What she would give to have that problem again. “The inevitable candidate for the Democratic nomination may not be so inevitable today," Sanders said in Iowa Monday night at a candidate forum.
But fortunately for Clinton, there’s one other difference between 2016 and 2008 that could save her.
In taking on the thought-to-be invincible Clinton 2008, Barack Obama combined a rare political talent with a tactically brilliant campaign operation and, most relevant to the current campaign, a major demographic advantage as he ran to be the first black president.
Bernie Sanders, for all his tremendous success, is no Obama. When it comes to basic political skills, Sanders is idiosyncratic. He’s uncomfortable discussing issues outside his wheelhouse of economic fairness and income inequality, is difficult for campaign staff to manage, and looks nothing like the made-for-TV Obama.
Whereas Obama’s campaign forever revolutionized the way campaigns are run, Sanders’ has embraced its rag-tag image. The campaign, savvy as it can be, often seems to be moving in different directions at once, with top aides contradicting each other and even the candidate himself.
And yet, none of that seems to matter so far. Sanders has defied the odds and put up a real challenge to Clinton precisely because he refuses to play the game the way it’s supposed to be played.
The good news for Clinton is that Sanders, a 74-year-old white man, lacks that third Obama quality.
Iowa was critical to Obama not just for the normal reasons Iowa is important to any candidate, but because he leveraged it unlock a a crucial bloc of voters. For black voters skeptical that Obama could actually win, Iowa was a test case. Once he won the state, which is 92% white, it proved that he could win over white voters, and thus maybe the entire country.
After that win, African-Americans flooded from Clinton to Obama. Before Obama won Iowa, Clinton held a 24 point lead among black Democrats. After he won, Obama gained a 28 point lead with the bloc.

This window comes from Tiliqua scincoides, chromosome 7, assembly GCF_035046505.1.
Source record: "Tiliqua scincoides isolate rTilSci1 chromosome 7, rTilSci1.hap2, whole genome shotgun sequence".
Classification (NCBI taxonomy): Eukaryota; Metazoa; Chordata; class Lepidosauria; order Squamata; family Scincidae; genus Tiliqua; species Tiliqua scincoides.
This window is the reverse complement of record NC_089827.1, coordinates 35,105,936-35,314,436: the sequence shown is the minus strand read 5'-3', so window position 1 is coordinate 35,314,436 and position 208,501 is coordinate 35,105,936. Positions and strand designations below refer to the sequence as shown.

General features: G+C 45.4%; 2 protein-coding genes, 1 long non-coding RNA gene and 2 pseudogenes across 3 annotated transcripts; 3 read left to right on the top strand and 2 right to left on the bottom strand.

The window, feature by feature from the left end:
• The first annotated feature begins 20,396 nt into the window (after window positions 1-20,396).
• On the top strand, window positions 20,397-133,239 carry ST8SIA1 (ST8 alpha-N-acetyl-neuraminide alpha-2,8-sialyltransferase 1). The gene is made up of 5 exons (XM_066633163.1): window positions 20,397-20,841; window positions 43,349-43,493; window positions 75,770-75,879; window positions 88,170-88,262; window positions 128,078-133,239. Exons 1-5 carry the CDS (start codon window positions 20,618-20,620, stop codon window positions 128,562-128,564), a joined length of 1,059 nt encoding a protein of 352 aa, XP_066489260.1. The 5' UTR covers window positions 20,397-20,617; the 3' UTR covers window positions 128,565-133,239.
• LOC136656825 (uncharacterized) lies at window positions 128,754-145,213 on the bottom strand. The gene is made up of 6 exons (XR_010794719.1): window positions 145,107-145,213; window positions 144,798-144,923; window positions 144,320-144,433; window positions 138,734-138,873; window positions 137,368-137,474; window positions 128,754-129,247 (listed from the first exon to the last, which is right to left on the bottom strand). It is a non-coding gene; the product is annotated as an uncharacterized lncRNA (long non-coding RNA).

“Although Obama won the black vote by margins as high as 9 to 1 in some states, this was not preordained. Clinton led Obama among African American voters in most polls until after he won Iowa,” former Obama adviser Dan Pfeiffer wrote in a Washington Post op-ed explaining why Sanders would have a hard time than his old boss.
That change helped Obama beat Clinton in South Carolina and then sustained him through the rest of the primaries and caucuses before he eventually assembled enough delegates to defeat her in a closely fought contest that played out in all 50 states.
Sanders, who will never be America’s first black president, can probably expect no such bounce. Back voters may give him another look, and some may move, but there’s no evidence to expect an en masse migration like Obama experienced.
Almost three out of four black Democrats support Clinton, according to an new NBC News/Survey Monkey poll. Just 12% support Sanders. He does better among Hispanics, but not by much, trailing Clinton 61-27%.
Sanders has been working hard to appeal to black voters, but has still struggled. Even in South Carolina, which black voters are likely to be a majority of those who vote in the state’s February primary, Sanders events are largely attended by whites. For instance, late last year, Sanders and Clinton visited two historically black universities in South Carolina that share the same campus. Clinton’s event was packed and all black, Sanders’ was about full and mostly white.
That doesn’t mean Sanders is incapable of reaching black voters, it will just be a much harder, slower process than it was for Obama. And it means a loss in Iowa to Sanders is far less devastating to Clinton in 2016 than it was 2008.